"It is noteworthy in that context that the appellant was not even interviewed by the police and the Health and Safety Executive until June 2012 – sixteen months later," the judge said.

In May 2017, the High Court ruled that a document created by the Eurasian Natural Resources Corporation Ltd (ENRC) was admissible in the context of a criminal investigation by the Serious Fraud Office (SFO). The case is set to be appealed in July 2018. In the RBS case, on the other hand, High Court chancellor Sir Geoffrey Vos ruled that litigation privilege attached to all of the documents created during the investigation after the 'watershed' moment at which RBS instructed Pinsent Masons' litigation team for the purposes of its investigation.

"All the documents produced after this moment were clearly produced for the dominant purpose of defending the litigation, although it was noted that there was a dual purpose" said Alan Sheeley of Pinsent Masons. "A key part in the successful claim of privilege was the retainer letter, which described the scope of work as 'to provide legal advice in respect of a dispute with HMRC regarding the recoverability of income tax relating to purchases of carbon credits by RBS SEE'."

"Companies must take this as a serious warning. Solicitors must be the first point of contact before any investigation is embarked upon if they want to maximise their chances of successfully securing the cloak of litigation privilege. Solicitors will be able to manage the collection of evidence and can ensure that all parties know why documents are being created, and that they are for the client's benefit only. They can also ensure that when witness statements are taken, the person giving the statement knows that the witness statement is given under the cloak of privilege to avoid any later challenge and that any transcript reflects the same," he said.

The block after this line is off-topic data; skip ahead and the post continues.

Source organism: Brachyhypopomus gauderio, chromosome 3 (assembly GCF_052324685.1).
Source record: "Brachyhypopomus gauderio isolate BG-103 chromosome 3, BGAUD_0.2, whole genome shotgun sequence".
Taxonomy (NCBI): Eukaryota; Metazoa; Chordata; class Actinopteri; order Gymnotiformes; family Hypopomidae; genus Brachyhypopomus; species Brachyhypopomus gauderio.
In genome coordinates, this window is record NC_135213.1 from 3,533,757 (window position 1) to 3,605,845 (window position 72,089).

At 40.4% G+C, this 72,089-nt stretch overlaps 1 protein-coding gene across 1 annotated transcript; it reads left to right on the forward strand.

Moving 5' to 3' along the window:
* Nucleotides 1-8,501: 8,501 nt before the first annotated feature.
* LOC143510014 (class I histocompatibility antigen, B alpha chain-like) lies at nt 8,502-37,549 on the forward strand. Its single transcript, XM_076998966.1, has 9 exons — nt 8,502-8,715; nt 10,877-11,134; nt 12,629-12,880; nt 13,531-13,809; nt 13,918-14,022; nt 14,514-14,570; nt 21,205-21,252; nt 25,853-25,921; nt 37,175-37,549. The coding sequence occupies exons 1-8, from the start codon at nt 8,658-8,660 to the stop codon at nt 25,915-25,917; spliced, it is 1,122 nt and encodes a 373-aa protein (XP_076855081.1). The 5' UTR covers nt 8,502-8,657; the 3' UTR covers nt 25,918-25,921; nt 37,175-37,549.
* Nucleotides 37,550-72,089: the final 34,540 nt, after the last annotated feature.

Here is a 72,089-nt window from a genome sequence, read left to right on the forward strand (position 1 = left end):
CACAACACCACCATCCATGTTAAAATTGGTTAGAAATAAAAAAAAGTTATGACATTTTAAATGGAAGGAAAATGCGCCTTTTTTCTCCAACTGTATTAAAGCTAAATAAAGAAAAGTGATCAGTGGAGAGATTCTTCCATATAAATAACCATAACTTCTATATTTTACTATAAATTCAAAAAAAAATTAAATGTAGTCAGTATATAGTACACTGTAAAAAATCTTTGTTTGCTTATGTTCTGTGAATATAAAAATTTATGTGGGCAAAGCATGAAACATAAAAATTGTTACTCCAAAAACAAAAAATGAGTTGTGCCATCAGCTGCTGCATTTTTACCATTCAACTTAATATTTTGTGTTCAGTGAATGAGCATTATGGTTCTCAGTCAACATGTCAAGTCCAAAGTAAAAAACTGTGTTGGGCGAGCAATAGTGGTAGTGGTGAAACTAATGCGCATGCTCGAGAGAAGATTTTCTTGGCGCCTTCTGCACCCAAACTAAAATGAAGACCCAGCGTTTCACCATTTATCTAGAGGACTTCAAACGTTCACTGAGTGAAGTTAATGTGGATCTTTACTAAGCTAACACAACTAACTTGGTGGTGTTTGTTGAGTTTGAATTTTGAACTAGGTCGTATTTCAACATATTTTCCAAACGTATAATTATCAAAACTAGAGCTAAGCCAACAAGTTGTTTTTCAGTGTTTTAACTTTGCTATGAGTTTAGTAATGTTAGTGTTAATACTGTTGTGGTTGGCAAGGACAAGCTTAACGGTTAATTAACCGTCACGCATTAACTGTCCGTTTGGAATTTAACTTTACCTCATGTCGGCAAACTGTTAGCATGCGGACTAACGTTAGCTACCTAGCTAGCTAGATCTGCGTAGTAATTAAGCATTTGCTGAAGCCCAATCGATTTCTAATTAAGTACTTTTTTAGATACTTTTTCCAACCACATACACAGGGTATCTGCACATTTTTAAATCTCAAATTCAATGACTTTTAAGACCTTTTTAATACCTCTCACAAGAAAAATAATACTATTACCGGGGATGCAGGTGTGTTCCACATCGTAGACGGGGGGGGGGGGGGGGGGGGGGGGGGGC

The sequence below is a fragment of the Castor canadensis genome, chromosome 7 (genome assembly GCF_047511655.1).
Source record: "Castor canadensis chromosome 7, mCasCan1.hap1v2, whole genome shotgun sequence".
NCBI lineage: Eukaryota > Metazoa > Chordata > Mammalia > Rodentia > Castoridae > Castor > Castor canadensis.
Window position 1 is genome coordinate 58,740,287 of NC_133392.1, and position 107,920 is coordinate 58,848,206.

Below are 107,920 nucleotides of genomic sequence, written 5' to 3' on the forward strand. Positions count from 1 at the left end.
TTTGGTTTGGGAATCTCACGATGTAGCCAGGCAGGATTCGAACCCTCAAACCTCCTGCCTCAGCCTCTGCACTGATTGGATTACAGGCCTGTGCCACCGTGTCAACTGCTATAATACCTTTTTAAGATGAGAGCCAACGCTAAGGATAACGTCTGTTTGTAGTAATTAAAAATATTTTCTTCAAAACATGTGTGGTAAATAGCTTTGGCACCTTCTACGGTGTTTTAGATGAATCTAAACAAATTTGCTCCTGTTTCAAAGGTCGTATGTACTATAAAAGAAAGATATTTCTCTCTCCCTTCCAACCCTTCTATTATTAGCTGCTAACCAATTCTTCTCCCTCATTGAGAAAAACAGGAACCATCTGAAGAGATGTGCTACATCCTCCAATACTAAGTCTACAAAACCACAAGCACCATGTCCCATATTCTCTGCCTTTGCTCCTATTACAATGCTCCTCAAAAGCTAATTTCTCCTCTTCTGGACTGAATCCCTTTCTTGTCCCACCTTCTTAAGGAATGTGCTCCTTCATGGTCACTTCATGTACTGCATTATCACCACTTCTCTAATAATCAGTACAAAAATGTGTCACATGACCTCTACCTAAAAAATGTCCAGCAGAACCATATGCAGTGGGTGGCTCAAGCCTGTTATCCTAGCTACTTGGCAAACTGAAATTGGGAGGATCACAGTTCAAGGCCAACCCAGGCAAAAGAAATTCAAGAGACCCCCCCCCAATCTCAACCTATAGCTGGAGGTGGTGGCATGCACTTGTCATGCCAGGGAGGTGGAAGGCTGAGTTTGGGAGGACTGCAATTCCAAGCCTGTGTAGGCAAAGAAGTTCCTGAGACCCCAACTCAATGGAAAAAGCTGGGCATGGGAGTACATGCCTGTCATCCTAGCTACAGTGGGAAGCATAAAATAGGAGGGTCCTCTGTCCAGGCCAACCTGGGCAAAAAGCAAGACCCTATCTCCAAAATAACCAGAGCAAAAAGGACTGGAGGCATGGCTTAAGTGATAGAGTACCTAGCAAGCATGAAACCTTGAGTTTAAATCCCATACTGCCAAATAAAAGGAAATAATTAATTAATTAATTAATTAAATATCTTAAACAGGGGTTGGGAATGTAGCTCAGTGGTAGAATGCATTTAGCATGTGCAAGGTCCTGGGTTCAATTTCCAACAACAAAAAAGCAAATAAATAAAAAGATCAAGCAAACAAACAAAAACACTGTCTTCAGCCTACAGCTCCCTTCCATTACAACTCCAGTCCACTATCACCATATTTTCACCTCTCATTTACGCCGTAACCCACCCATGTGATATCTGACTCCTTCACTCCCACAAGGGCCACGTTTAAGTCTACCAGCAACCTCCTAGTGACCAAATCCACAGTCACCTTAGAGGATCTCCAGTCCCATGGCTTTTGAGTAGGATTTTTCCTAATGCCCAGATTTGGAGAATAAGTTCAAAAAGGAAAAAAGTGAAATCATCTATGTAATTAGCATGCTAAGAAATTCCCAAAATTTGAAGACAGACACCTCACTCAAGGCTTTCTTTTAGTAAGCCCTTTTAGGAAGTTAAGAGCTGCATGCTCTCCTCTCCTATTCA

"Investigators and accountants should also proceed with care. They should advise clients that they must take legal advice before pursuing any course of investigation in order for the client to be able to claim litigation privilege in respect of the documents produced. To quote Lord Justice Flaux, privilege 'does not simply float in a vacuum', and therefore cannot be attached to an investigation retrospectively. Failure to consider this issue from day one will lead to even more successful challenges as to privilege from third parties, including regulators. This will have the adverse result that the other party is effectively given an upper-hand as it will be able to see fundamentally important documents. This situation can be avoided with the correct legal advice," he said.

Health and safety law expert Kevin Bridges of Pinsent Masons added that, in light of the rulings, companies "may need to take a closer look at how they currently respond to health and safety and other incidents, when and how they investigate them and in what level of detail, when to engage specialist lawyers and the quality of the investigation reports that are produced".